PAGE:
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Notes to myself, possibly of interest to others.
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Monday, December 6, 2010

Rosenberg Daily - Recap of Bad Employment Data

[Today] While the U.S. jobless claims data does suggest that the pace of firing has subsided, it should be abundantly clear that the pace of hiring is also rather anemic.  Hence the near stagnation in U.S. labour force activity.  
This was arguably one of the worst employment reports of the year:
  • The headline nonfarm payroll employment of +39k was well below the +150k the consensus was looking for.  
  • The birth-death factor added a net 15k, so in fact the ‘real’ headline was even weaker at +24k.  
  • Wages were flat for the first time since June.  In the past 12 months, the YoY trend in average hourly earnings has gone from +2.1% to +1.6%.  And it is the service sector that is under the most acute downward pressure – receding to +2% from +3%.  Inflation, indeed.   
  • The Diffusion index is down to 52.0 from 58.0, the lowest level since January 2010.  This means that the number of industries seeing an increase in jobs are becoming less.  The Manufacturing diffusion index ticked down to 43.3 from 43.9, also lowest since January 2010.
  • The workweek also flat at 34.3 hours, another indication that companies were not that busy last month — certainly not straining themselves to meet demand.  
  • The part-time/full-time job split was terrible.  Full-time employment was down 478k, which is six months in a row of declines (worse monthly reading since July 2010).  Part-time employment managed to gain 182k, providing a partial offset.  In the past six months, the U.S. has lost 1.6 million full-time jobs, with just over half being replaced with part-time positions (+878k).  What a labour market!  
  • The unemployment rate ticked back up to 9.8% from 9.6%; the more inclusive U6 rate stayed at a near record high of 17.0%.  The jobless rate for adult males jumped from 9.7% to a seven-month high of 10.0%.    
  • The labour force participation rate was stuck at 64.5% — the lowest since November 1984.  The employment/population ratio (arguably a less biased measure than the unemployment rate) ticked down from 58.3 to 58.2, the lowest since August 1983.
  • The ranks of the unemployed jumped 276k last month, bringing the total level to over 15 million of which 6.3 million have been looking for a job fruitlessly for at least six months.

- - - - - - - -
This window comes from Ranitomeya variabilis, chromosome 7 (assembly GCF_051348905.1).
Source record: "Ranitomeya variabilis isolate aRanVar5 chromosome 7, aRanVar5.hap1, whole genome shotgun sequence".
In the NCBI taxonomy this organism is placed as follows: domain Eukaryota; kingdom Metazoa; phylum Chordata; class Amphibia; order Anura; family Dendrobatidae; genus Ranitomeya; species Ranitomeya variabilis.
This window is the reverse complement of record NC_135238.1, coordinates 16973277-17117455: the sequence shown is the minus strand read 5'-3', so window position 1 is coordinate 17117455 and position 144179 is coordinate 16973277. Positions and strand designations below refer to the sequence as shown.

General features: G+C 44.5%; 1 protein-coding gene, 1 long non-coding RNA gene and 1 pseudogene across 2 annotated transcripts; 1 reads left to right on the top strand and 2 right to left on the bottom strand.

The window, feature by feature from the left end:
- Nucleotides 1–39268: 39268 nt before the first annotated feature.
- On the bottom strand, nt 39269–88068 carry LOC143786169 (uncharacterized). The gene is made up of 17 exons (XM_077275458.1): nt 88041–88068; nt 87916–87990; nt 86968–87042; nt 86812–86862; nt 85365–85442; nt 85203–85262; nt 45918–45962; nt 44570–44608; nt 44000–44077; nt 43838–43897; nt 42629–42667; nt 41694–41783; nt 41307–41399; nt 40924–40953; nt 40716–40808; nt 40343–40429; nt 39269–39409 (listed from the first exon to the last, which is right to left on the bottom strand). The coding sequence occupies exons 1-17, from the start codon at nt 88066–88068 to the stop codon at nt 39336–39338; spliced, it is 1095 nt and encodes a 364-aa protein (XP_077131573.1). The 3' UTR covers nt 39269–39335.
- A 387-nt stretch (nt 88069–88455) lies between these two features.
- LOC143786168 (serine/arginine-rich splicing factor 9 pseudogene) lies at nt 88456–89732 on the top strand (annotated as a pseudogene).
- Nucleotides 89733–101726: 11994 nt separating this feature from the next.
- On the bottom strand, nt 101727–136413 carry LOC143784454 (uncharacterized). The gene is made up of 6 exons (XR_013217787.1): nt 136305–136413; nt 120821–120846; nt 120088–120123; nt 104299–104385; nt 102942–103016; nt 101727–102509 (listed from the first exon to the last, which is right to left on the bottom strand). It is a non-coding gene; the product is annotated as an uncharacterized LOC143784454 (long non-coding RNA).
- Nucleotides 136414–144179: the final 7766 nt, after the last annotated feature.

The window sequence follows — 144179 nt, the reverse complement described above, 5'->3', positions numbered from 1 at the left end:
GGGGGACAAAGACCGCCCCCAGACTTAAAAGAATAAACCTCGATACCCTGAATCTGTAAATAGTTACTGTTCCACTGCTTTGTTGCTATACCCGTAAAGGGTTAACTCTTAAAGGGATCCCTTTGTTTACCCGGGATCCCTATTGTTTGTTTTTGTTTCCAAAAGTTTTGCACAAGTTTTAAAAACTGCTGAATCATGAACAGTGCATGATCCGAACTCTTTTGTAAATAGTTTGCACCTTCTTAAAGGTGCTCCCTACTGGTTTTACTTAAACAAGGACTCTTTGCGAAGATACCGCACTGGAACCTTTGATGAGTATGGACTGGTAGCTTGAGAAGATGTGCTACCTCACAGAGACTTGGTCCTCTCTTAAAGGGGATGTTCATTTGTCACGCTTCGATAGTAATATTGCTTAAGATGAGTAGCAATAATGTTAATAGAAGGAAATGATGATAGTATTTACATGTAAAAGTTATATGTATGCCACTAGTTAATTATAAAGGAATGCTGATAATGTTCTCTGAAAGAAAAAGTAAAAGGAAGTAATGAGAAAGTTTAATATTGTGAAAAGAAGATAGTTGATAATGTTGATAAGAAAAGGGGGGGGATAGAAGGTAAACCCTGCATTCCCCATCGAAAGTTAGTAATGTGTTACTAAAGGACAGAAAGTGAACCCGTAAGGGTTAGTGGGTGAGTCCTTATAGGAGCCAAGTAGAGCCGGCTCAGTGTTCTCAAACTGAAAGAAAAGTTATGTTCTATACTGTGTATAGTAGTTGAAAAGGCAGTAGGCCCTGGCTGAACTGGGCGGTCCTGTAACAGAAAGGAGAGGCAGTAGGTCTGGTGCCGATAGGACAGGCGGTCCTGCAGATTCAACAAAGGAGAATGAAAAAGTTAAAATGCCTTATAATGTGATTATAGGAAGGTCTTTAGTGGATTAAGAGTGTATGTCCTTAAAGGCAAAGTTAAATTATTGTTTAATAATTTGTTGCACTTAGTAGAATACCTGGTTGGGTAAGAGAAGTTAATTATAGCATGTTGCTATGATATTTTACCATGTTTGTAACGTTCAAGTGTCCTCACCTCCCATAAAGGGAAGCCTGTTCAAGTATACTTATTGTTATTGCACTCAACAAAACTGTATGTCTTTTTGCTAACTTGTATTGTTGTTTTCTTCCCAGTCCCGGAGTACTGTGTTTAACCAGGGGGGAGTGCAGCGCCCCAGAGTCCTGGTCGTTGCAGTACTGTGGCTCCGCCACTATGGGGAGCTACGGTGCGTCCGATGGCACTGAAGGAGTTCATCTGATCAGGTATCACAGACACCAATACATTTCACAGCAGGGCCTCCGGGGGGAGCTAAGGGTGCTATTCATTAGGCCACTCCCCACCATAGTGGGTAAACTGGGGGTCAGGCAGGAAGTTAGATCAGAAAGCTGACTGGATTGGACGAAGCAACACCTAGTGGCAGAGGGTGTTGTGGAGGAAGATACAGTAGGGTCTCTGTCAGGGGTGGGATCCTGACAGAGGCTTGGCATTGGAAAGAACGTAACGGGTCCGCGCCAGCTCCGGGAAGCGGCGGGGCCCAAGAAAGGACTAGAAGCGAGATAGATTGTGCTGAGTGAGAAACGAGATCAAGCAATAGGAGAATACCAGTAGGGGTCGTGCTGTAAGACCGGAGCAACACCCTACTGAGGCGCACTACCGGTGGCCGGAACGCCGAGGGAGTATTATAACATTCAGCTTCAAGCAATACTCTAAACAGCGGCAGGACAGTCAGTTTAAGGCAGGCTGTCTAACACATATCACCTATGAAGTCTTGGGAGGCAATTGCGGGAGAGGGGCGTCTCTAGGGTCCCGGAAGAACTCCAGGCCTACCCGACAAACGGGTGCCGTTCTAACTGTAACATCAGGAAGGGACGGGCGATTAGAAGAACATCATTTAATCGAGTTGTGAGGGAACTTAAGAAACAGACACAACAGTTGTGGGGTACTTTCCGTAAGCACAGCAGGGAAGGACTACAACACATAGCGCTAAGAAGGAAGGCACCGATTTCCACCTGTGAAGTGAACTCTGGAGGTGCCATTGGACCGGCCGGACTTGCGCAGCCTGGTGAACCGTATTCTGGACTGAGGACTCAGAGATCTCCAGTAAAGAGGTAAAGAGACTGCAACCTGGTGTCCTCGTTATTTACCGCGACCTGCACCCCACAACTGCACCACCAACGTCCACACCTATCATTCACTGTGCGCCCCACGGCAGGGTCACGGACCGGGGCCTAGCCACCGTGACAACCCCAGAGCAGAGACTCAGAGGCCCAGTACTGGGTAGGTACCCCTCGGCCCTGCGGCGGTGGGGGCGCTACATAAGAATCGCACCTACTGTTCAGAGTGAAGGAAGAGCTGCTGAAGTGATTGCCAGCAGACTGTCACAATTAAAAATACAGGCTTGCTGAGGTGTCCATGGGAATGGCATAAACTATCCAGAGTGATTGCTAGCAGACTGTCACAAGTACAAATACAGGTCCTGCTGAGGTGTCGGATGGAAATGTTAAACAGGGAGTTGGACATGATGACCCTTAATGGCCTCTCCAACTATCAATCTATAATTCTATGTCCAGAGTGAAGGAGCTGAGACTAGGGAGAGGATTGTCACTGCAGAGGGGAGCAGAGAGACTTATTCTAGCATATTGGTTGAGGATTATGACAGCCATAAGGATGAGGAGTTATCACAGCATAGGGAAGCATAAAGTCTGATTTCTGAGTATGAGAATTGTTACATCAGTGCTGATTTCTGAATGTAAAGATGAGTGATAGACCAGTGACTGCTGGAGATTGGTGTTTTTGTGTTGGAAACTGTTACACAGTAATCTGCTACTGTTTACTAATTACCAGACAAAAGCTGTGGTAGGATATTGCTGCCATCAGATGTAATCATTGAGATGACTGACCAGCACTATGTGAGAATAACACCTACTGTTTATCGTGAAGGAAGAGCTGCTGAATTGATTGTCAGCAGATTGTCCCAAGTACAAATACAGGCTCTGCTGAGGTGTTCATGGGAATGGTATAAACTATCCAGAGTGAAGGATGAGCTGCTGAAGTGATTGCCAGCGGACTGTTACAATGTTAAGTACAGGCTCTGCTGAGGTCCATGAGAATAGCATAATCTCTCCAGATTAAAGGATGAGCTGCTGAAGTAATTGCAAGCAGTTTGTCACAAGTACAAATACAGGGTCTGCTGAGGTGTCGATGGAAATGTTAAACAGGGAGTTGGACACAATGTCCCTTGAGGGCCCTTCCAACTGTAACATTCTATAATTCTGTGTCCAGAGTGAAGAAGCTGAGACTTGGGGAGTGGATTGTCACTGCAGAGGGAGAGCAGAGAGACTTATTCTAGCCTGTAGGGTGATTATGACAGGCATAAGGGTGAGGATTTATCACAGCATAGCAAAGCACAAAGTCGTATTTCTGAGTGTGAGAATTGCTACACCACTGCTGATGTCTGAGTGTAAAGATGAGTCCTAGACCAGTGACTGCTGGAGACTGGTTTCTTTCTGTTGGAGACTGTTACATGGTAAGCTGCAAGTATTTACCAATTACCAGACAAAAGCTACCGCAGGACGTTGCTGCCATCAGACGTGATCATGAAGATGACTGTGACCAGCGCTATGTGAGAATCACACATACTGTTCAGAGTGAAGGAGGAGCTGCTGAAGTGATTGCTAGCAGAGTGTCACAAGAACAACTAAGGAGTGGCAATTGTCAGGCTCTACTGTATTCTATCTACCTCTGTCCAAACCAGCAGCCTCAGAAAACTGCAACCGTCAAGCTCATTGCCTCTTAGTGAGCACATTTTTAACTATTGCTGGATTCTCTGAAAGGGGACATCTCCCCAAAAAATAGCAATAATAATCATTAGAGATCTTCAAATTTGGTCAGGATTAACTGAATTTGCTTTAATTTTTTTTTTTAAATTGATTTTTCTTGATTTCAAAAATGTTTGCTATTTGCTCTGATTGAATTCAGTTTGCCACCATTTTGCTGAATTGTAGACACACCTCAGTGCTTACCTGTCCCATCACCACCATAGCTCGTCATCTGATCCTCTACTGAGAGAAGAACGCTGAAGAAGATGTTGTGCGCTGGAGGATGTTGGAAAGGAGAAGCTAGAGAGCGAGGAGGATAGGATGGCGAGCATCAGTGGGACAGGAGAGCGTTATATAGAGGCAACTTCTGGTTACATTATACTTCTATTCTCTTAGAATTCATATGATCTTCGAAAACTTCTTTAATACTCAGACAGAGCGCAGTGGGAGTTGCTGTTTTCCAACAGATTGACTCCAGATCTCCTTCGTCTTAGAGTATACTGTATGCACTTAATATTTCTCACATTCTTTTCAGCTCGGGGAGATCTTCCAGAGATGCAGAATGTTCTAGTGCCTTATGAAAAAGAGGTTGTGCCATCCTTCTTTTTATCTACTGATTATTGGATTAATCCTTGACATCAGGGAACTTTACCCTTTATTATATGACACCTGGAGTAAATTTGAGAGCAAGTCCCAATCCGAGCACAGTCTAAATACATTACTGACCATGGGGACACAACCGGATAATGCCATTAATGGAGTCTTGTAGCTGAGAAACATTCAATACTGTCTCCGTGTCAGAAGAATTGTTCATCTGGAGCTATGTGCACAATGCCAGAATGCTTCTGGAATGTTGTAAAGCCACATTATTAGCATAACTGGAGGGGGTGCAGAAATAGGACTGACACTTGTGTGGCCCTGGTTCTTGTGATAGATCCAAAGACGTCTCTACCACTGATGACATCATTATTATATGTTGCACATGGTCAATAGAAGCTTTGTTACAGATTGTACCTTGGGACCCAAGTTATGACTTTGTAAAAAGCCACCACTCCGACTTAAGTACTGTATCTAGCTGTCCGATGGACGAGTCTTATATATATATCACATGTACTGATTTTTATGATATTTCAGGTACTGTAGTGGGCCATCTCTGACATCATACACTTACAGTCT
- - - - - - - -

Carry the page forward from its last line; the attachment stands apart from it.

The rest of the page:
• The number of people that were unemployed because they had been laid off or just concluded a temporary assignment surged 390k.  We haven’t seen a number like that since September 2009. This is one of the most vivid signs of labour market weakness and yet this data point, which crossed our desk, was widely ignored in all the Street “analysis”.  
  • Local government was down 14k and is now at the lowest level since September 2006.
  • There are lots of people still having trouble finding jobs.  The median duration of unemployment ticked up 22 weeks from 21 — a four month high.  Note that 41.9% of those unemployed have been so for more than six months, which is slightly higher than in October.
  • The number of discouraged workers who gave up on their job search rose 63k, an all-time high, which is the third increase in a row.   
  • Manufacturing payrolls were down 13k (the fourth decline in a row).  Thank you very much for the heads-up on that one ISM index!  You win the ADP award for prescience!   
  • The jobless rate for Americans with at least a bachelor’s degree rose to 5.1% — up from 4.7% in October and 4.4% in September — the highest since 1970 when records were first kept.  This group represents 30% of the workforce and there are now 2.4 million people here that are unemployed.  So sorry, this profound weakness in the labour market is not merely about a lack of skills for employers to take advantage of, it is about a corporate sector unconvinced that this recovery has enough legs, which is why businesses would rather stash cash than boost their staff loads.

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